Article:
While a drive for “here and now efficiency” means SSE is examining its organisational structure, Stewart is adamant you can do this responsibly, which is why the firm has a mainly in-sourced model. “Where we have to restructure we try to do it in a fair way: we look to redeploy, retrain and reskill people first,” he says. “It’s not that there won’t be redundancies, but they’re for people who want to be made redundant, or as a last resort.
“It’s about us doing things that are sustainable for the long run,” he adds. Paying the living wage, for contractor contracts as well as full-time staff, and raising pensions contributions are indicative of this approach. “When you take that longer-term view and talk about investing in staff then it doesn’t feel right if people have to leave because they can’t afford to work for us, or they can’t afford to retire,” he says. “Philosophically, when you start to look at long-term business and long-term assets and see yourself as the long-term custodian of employees, you can get alignment. The debate about spending more money [on wages and pensions] has been a good one. The FD gets the fact you can either sensibly invest now or save up problems for the future.”
Stewart promises that SSE’s next annual report, which will have been published by the time you read this interview, will be more transparent than ever and include a lot more about people. “On the people stuff we are probably publishing more than anyone is asking for,” he admits. “But we’re looking to create an ongoing dialogue. We are learning as we go, and it’s an area that’s still evolving. We want to put measures out there to indicate the kind of employer we are trying to be, to show we are trying to be responsible.”
The latest Valuing Your Talent report from the CIPD, CIMA, CIM and others found a lack of transparency around people reporting in the FTSE 100, with companies often not addressing more negative stories. Stewart believes this approach is unproductive. “To be credible you have to be transparent,” he says. “The reality is things will move around. The key is: when they do, can we explain responsibly why? It won’t always be an upwards trajectory. The business will go through some restructuring, which might mean our engagement scores drop. The key bit is do we understand why and are we able to tell our employees and investors why, and what we are doing about it? It’s not about selectively publishing.”
In keeping with this transparent theme, SSE will be publishing its gender pay gap reporting statistics earlier than the government requires. Unsurprisingly for a sector that lags behind in gender balance – recent research shows only 6% of executive board seats in the top 100 UK-headquartered energy firms are held by women – SSE’s pay gap is mostly down to not having enough women in certain roles in the first place.
“[Publishing early] is about being honest and saying ‘we’d like to change the shape of our workforce, but we have to be realistic about the fact it might take a while, and we are open to help’,” says Stewart.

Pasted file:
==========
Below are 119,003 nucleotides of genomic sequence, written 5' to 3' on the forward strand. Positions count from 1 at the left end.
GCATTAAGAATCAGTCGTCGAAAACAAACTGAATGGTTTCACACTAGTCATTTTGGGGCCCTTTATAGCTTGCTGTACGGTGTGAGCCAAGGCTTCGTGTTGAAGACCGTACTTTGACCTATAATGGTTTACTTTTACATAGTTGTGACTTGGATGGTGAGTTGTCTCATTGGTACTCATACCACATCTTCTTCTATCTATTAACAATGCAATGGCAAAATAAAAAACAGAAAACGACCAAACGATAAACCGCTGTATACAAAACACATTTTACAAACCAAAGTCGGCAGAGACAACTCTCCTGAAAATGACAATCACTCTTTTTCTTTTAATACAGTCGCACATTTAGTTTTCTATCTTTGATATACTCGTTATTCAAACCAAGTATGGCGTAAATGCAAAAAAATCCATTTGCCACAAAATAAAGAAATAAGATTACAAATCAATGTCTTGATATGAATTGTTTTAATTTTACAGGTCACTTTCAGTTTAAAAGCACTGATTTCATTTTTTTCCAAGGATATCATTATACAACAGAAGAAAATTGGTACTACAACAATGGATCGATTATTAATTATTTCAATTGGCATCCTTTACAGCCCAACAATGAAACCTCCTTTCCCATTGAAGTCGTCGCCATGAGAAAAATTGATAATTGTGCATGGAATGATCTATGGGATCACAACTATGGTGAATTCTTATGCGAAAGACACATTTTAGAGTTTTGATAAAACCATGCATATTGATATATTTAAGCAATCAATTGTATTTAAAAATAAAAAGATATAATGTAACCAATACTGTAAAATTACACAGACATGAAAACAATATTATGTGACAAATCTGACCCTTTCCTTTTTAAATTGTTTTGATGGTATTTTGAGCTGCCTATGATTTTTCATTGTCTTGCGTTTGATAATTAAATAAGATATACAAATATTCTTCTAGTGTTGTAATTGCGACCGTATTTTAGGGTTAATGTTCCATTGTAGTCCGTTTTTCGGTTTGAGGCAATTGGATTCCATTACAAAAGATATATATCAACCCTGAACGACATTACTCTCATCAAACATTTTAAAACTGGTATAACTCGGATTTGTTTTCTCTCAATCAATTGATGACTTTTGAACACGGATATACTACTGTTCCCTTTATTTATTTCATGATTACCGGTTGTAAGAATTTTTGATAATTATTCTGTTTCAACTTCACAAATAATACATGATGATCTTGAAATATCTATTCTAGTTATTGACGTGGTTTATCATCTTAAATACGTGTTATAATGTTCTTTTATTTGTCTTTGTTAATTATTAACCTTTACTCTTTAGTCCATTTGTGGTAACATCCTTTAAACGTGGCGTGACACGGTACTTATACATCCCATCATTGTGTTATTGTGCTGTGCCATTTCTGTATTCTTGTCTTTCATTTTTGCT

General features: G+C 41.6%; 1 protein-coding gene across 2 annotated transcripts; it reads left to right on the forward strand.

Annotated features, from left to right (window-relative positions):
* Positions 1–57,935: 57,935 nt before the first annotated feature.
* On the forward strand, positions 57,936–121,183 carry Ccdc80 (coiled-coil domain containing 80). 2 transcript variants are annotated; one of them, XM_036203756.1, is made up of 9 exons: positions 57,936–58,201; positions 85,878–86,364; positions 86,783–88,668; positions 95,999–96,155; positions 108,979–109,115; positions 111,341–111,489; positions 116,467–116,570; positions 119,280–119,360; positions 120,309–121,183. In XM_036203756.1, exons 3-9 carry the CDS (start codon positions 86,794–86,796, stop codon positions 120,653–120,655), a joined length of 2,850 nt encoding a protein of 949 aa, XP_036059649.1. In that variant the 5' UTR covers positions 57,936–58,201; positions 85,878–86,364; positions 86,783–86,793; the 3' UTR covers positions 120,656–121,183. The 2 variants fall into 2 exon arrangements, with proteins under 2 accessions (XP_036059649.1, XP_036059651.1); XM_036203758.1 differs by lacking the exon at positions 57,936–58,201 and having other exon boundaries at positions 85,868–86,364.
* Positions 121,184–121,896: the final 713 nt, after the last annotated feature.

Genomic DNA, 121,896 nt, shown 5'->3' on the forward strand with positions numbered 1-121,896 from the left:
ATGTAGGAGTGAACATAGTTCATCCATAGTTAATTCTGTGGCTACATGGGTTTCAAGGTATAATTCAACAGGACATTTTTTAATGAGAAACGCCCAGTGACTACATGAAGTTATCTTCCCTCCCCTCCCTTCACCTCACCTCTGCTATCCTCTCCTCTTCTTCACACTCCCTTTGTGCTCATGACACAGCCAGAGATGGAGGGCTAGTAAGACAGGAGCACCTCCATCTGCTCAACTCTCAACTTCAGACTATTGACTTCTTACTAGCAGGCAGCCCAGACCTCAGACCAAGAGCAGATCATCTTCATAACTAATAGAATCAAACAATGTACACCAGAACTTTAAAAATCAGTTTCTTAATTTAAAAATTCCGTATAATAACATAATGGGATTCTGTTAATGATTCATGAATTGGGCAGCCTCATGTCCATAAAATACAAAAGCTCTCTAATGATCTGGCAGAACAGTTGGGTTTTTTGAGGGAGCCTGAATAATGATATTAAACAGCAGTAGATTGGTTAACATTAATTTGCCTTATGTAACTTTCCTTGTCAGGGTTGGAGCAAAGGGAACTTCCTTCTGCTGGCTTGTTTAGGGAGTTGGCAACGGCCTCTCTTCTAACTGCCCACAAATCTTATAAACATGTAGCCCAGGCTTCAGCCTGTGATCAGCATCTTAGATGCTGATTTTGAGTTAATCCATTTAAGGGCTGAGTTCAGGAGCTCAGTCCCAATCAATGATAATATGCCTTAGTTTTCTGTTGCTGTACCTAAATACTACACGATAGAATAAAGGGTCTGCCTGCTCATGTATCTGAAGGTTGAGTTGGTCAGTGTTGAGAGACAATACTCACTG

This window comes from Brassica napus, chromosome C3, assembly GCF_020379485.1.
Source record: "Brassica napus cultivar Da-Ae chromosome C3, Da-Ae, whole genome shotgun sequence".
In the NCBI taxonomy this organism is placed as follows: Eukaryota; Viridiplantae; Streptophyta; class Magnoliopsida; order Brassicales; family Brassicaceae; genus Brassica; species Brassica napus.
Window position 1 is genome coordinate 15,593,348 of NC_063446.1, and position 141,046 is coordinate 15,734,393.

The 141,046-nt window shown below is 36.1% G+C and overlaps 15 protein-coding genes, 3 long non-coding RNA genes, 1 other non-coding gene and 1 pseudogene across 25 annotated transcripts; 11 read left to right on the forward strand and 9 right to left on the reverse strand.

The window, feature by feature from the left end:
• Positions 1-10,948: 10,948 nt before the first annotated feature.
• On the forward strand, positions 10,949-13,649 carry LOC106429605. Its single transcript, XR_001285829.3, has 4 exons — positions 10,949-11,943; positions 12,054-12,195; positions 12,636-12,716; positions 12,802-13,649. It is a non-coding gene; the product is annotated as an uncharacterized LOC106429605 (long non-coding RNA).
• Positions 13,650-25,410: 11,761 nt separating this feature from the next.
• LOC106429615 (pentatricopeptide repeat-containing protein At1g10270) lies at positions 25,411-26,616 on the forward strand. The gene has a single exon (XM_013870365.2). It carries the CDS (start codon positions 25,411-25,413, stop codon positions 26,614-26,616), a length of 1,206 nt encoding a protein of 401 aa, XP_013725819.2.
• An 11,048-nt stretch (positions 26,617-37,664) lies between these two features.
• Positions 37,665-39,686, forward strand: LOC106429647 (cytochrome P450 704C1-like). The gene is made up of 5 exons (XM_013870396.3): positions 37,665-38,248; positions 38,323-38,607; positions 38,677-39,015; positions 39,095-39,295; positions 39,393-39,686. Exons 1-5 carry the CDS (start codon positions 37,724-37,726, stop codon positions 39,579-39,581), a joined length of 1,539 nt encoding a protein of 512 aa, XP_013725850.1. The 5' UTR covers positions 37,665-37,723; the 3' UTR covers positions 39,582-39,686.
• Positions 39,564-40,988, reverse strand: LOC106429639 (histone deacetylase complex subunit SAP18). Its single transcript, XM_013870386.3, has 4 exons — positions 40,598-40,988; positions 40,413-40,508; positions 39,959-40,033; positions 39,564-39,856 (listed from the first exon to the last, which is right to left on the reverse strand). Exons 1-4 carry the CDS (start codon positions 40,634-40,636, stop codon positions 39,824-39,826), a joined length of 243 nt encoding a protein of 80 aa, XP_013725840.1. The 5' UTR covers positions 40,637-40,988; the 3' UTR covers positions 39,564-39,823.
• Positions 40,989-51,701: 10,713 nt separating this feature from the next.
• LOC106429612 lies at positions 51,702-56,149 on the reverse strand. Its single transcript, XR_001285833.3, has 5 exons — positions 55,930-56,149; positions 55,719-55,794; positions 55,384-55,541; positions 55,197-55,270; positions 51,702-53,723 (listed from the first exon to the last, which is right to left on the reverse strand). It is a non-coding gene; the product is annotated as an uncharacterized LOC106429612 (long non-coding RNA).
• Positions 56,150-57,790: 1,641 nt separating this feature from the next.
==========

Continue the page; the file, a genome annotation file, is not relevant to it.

Changing the shape of the workforce is more than a luxury for the industry; it’s a necessity. Within SSE 47% of the workforce could retire by 2023 so a focus on training and diversity is vital. SSE has invested about £60 million in its ‘pipelines programmes’ (see what it did there?) and has about 650 trainees in the business at any time. The retention rates of these programmes stand at about 95%, says Stewart, adding: “Without growing our own we wouldn’t be able to find enough skills.”
“We need to widen the talent pool,” he continues. “Only about 15% of employees in the energy industry are women. We are at 30%, but we think we can do better. The reality is 51% of the available workforce and 51% of our customer base are women. That’s a compelling reason to widen the talent pool, especially when you’ve got a skills gap.”
SSE’s efforts around social mobility are also crucial to increasing diversity and narrowing the skills gap. It works with Barnardo’s to offer work placements (on the Living Wage) to 16- to 24-year-olds on Jobseeker’s Allowance. It also partners with Career Ready to help prepare young people in Perth, where it’s headquartered, for the workplace. The company has worked out that for every £1 it invests in the Barnardo’s Works programme there is a return on investment of £7.67 over five years. “There’s a lot more the industry can do for young people,” Stewart believes. “We would like to be able to say our workforce is more representative of our eight million customer base. That will only happen if we make these programmes work. The skills and age gap gives us the perfect opportunity to experiment a little.”
With such a skills challenge it’s handy then that Stewart enjoys working in HR because he likes “solving problems”. “Whether it’s a restructure or hiring a type of skill we haven’t had before you have to think about solving it sustainably, in a way that adds value,” he says. Exactly how much value will only become ever clearer.